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The first statement in the example is a preprocessor directive. In days gone by, the C compiler used to have two phases: the preprocessor, followed by the real compiler. The preprocessor was a macro processor, whose job was to perform simple textual manipulation of the program before passing the modified text on to be compiled. The preprocessor rapidly became seen as an essential aspect of the compiler and so has now been defined as part of the language and cannot be bypassed.
The preprocessor only knows about lines of text; unlike the rest of the language it is
sensitive to the end of a line and though it is possible to write multi-line
preprocessor directives, they are uncommon and a source of some wonder when
they are found. Any line whose first visible character is
# is a
In Example 1.1 the preprocessor directive
#include causes the line containing it to be replaced
completely by the contents of another file. In this case the filename is found
> brackets. This is a widely used
technique to incorporate the text of standard header files into your
program without having to go through the effort of typing it all yourself. The
<stdio.h> file is an important
one, containing the necessary information that allows you to use the standard
library for input and output. If you want to use the I/O library you must include
<stdio.h>. Old C was more relaxed
on this point.
Another of the preprocessor's talents which is widely exploited is the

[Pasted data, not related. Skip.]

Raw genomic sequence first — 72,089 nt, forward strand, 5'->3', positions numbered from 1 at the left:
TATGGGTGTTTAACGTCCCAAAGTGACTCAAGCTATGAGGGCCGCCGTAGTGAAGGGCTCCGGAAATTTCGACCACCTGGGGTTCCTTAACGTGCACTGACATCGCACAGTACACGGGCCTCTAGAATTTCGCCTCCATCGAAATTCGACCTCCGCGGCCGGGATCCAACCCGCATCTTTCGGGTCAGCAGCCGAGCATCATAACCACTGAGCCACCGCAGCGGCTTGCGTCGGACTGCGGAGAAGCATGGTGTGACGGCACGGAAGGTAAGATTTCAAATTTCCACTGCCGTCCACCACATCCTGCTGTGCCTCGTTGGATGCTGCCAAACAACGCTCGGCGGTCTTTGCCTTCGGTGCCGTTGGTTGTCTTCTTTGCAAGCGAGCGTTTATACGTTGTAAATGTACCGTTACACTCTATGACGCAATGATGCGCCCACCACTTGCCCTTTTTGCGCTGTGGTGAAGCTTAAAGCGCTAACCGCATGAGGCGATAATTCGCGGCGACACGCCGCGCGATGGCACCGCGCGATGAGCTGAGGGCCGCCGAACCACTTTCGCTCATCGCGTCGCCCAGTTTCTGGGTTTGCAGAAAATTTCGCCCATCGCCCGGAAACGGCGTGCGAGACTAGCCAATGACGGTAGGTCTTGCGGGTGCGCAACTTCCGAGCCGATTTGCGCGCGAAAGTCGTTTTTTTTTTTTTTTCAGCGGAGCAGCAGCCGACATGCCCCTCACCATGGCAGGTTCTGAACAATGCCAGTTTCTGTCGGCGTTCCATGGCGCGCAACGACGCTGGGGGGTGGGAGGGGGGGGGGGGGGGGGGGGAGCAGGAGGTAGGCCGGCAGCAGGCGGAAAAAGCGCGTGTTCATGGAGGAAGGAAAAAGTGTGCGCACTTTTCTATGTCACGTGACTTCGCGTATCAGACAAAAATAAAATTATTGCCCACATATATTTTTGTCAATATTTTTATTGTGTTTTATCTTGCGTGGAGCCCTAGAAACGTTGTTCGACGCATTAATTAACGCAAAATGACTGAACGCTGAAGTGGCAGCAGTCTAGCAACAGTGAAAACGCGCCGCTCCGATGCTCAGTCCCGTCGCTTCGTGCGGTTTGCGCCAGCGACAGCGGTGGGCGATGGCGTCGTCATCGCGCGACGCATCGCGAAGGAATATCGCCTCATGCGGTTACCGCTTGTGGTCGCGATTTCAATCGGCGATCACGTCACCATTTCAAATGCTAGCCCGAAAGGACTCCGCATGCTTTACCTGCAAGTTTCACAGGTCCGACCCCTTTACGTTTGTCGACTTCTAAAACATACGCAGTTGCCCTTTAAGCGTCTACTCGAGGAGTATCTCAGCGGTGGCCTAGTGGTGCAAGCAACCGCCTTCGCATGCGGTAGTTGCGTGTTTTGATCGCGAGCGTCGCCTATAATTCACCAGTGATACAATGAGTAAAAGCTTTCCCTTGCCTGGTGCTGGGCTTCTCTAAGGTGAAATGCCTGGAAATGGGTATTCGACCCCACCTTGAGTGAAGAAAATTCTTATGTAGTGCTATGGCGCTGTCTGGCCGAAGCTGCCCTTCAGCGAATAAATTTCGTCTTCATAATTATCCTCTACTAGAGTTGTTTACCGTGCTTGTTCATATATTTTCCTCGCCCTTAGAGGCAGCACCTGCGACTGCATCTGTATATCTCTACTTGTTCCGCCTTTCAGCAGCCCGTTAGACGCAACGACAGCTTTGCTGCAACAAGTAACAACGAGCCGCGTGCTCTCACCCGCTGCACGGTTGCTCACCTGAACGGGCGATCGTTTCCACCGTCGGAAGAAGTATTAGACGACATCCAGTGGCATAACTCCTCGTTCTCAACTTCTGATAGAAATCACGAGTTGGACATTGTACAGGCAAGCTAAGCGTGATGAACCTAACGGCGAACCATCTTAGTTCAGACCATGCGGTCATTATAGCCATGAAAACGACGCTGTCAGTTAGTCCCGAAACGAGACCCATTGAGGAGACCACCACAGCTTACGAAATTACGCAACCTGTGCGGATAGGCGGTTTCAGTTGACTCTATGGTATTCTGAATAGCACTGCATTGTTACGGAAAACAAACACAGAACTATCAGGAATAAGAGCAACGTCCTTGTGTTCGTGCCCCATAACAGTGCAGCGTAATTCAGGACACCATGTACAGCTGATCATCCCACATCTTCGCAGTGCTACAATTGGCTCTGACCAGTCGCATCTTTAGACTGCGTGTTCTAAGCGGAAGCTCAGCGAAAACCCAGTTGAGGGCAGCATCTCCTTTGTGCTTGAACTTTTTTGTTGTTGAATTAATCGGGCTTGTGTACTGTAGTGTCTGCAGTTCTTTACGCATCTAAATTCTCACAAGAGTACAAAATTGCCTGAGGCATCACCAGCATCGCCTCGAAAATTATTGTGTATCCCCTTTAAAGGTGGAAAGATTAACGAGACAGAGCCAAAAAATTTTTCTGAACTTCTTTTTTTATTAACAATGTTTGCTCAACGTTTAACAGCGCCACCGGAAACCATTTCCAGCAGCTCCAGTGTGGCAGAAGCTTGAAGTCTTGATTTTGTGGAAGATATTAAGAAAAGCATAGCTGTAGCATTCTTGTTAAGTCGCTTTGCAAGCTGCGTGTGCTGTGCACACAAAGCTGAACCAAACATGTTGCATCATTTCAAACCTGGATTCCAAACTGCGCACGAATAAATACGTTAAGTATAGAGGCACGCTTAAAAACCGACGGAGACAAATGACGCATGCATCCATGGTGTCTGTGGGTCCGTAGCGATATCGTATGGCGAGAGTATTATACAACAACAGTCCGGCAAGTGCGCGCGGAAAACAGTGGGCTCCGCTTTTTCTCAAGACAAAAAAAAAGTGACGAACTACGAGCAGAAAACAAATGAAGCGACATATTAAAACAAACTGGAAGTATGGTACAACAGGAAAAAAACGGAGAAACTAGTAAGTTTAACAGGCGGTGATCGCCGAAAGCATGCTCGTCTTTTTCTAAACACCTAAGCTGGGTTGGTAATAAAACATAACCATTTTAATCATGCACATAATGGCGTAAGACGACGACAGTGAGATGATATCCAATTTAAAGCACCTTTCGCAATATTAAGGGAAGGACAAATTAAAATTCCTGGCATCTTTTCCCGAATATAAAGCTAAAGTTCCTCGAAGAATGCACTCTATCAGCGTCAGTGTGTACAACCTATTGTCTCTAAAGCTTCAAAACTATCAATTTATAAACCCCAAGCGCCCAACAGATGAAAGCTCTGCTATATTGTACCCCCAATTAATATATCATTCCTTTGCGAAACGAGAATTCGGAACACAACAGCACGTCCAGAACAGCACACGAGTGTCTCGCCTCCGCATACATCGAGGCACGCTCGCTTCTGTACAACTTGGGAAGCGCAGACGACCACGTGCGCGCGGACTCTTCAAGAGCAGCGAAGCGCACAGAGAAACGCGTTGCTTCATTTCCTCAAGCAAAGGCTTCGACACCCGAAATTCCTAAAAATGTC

#define statement. It is used like this:
which says that the name represented by
IDENTIFIER will be replaced by the text
of replacement whenever
occurs in the program text. Invariably, the identifier is a name in upper-case;
this is a stylistic convention that helps the reader to understand what is
going on. The replacement part can be any text at allóremember the preprocessor
doesn't know C, it just works on text. The most common use of the
statement is to declare names for constant numbers:
and to use them like thiscircumf = 2*PI*radius;
the output from the preprocessor will be as if you had written this:circumf = 2*3.141592*radius;
Preprocessor statements work on a line-by-line basis, the rest of C does not.
#include statements are
used to read the contents of a specified file, typically to facilitate the use
of library functions.
statements are typically used to give names for constants. By convention, the
names are in upper case (capitalized).
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